- The Heart Stopper. This works something like the Hit and Run, only you’re lucky to survive. In the middle of the night, you’re experiencing a deep REM sleep. Your feline 757 lands with a thundering thud on the bed, skipping to the end of the runway, heading directly into your face. Not only do you wake up with heart palpitations, you wake up to a set of wild, black pupils staring into yours. After convincing yourself it’s not a nightmare, you desperately try to fall back asleep. That’s when they repeat. You get up. They me-owww, you follow them, tripping down the stairs into the kitchen. This is a win-win (for the cat, not for the two of you)!
If you haven’t yet experienced any of the above, it’s probably because you have cats that have employed other techniques that have proven successful, or else you’ve just adopted a cat today who hasn’t yet figured you out. Don’t worry – he’ll have you “trained” by the end of the week, and you won’t even know it!
AOL.com recently posted an article about dog people who prefer a cat who has their canine’s “extroverted playfulness”, compared to a cat who displays “quiet affection.” They like cats who will fetch; go swimming; come to you when called by name. They then proceed to list all of the purebreed cats whom they say act like dogs, like the Maine Coon, Burmese; Ragdoll; Burmese; Manx and others.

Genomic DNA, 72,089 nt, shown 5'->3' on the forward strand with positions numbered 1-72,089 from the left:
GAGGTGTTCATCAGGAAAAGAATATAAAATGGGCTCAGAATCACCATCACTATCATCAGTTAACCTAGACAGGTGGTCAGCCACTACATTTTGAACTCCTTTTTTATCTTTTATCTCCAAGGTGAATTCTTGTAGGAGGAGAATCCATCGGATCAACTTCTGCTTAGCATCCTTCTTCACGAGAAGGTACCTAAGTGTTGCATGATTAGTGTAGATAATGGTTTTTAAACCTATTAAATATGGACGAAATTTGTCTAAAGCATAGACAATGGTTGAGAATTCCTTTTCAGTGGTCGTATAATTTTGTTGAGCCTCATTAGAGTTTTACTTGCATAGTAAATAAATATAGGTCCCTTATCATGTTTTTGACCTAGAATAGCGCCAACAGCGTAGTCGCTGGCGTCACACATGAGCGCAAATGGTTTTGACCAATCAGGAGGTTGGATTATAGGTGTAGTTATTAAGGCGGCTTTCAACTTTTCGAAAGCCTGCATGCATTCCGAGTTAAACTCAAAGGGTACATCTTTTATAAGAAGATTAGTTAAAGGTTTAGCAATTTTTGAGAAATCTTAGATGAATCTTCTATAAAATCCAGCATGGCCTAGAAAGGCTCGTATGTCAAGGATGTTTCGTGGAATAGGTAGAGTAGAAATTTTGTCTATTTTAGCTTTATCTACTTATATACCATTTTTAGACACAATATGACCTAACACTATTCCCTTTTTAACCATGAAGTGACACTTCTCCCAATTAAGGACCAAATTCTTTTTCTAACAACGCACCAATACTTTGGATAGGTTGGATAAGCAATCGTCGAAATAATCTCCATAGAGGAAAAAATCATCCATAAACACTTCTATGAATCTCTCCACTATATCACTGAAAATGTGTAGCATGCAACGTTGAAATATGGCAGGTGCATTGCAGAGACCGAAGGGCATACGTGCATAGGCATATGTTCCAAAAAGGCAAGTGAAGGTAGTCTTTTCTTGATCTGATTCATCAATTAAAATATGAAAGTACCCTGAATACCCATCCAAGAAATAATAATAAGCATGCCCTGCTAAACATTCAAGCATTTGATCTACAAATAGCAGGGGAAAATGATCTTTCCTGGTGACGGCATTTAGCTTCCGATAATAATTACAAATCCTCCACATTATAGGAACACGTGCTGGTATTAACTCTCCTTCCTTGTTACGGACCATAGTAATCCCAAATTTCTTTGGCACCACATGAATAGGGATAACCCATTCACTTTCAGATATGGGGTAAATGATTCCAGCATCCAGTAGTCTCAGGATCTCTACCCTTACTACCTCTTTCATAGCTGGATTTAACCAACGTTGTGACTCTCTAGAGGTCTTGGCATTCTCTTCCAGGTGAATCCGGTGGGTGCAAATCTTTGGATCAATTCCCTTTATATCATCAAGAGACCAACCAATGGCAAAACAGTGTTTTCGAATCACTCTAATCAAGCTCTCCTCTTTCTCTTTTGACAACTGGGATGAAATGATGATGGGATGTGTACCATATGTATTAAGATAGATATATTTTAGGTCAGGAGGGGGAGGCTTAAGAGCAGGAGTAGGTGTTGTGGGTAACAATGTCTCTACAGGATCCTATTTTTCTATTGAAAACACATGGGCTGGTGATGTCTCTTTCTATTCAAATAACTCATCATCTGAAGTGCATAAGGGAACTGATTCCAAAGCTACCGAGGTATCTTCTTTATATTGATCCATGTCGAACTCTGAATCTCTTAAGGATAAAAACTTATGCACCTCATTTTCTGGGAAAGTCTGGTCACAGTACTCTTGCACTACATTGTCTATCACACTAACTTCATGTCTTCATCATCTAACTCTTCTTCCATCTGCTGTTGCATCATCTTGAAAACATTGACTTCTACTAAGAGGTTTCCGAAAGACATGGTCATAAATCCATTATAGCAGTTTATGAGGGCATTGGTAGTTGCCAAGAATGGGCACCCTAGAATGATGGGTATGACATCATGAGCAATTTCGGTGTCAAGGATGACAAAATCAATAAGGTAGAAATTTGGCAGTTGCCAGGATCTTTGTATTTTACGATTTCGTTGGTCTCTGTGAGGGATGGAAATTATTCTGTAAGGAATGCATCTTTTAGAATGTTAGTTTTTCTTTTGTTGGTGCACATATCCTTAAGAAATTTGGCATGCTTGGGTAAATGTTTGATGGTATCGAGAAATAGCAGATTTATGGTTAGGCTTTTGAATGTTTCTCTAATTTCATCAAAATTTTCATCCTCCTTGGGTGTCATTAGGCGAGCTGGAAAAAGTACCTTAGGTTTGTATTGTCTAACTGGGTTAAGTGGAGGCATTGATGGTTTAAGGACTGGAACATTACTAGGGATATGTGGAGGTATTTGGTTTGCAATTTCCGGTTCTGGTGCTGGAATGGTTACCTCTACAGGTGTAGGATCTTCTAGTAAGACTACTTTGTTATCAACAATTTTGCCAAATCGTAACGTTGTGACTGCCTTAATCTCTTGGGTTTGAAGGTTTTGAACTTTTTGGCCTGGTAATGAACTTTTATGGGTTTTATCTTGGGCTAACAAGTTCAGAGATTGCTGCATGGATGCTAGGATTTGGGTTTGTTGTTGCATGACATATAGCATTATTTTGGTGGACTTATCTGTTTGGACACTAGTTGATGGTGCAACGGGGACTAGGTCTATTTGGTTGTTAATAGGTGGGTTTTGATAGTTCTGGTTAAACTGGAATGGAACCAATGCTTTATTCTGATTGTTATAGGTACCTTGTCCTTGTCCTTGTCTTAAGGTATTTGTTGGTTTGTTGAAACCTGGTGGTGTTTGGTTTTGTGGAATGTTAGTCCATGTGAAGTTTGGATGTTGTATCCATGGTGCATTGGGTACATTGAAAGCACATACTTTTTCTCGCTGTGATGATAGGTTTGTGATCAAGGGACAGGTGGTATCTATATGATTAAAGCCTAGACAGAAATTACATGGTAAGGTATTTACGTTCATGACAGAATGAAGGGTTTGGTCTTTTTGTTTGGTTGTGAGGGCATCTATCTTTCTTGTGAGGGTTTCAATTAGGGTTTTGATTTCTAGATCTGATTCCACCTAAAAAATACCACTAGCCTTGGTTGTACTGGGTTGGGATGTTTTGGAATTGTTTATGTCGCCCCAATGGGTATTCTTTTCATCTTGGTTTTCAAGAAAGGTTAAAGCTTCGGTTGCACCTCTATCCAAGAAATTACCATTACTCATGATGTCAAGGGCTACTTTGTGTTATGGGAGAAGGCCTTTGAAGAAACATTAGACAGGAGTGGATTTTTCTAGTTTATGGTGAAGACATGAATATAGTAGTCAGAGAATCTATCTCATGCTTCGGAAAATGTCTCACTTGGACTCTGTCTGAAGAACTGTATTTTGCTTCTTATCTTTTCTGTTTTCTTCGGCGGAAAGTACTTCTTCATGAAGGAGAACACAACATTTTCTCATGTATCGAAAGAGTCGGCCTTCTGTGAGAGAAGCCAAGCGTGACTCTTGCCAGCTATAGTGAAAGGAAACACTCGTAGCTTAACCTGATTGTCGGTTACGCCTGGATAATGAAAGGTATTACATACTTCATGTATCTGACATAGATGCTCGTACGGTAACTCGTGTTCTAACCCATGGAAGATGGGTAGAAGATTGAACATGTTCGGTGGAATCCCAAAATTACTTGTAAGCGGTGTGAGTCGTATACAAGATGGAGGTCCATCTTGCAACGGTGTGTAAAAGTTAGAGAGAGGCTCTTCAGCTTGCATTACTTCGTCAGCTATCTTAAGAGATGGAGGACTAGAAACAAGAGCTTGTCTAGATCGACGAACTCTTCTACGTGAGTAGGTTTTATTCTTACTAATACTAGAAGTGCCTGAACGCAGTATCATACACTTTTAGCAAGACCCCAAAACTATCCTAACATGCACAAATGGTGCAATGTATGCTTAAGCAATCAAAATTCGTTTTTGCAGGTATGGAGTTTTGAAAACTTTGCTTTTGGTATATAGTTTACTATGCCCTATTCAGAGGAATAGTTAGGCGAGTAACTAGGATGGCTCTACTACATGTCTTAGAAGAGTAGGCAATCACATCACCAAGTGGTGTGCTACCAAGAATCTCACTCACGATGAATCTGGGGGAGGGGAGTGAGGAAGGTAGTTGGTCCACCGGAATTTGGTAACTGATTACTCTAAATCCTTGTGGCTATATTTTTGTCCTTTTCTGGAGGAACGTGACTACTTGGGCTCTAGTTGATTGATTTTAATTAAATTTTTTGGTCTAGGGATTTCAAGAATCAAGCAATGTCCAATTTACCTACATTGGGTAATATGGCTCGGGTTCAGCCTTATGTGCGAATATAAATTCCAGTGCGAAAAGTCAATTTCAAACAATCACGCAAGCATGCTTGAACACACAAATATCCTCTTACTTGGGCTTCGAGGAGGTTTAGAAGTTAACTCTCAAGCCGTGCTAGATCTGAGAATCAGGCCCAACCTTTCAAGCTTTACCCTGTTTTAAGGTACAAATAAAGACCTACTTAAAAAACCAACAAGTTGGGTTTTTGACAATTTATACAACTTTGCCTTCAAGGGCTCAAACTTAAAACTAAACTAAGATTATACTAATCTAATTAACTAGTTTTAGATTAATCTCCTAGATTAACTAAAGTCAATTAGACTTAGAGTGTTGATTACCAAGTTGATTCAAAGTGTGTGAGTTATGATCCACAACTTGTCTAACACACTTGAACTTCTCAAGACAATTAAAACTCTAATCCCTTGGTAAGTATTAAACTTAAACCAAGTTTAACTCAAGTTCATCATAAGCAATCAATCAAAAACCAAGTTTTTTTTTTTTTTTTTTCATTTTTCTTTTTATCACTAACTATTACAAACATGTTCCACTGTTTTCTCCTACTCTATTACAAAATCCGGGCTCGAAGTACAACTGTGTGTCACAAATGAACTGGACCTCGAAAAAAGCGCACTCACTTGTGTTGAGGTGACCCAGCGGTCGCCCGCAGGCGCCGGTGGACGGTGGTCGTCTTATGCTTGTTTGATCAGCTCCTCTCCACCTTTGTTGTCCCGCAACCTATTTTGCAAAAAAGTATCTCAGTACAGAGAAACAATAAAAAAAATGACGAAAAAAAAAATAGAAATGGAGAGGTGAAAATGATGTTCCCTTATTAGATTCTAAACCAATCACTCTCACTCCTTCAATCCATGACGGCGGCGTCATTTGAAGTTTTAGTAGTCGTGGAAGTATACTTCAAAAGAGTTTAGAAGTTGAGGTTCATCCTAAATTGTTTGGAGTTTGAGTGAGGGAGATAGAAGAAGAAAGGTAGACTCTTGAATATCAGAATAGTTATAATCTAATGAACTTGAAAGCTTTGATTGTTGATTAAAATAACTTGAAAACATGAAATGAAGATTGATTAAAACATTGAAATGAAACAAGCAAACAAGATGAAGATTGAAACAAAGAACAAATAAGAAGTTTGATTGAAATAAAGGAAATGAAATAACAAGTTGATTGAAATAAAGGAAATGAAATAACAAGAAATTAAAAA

While I understand the point, it somehow doesn’t sit quite right with me.
I don’t believe the notion that only certain breeds of cats are extroverted or playful, to the exclusion of all other cats.
First, just like you and me, and the dogs in our lives, each cat has a distinctly unique temperment. There may be characteristics we think are common to some types of purebred cats. And, not just in the case of purebreds but in the case of mixes – you’ve heard of a calico cat’s “catitude” or an orange tabby’s easy going temperment. However, in the final analysis, their background, upbringing and interactions with humans have significant bearing how they act as adult cats, forming their unique personality traits.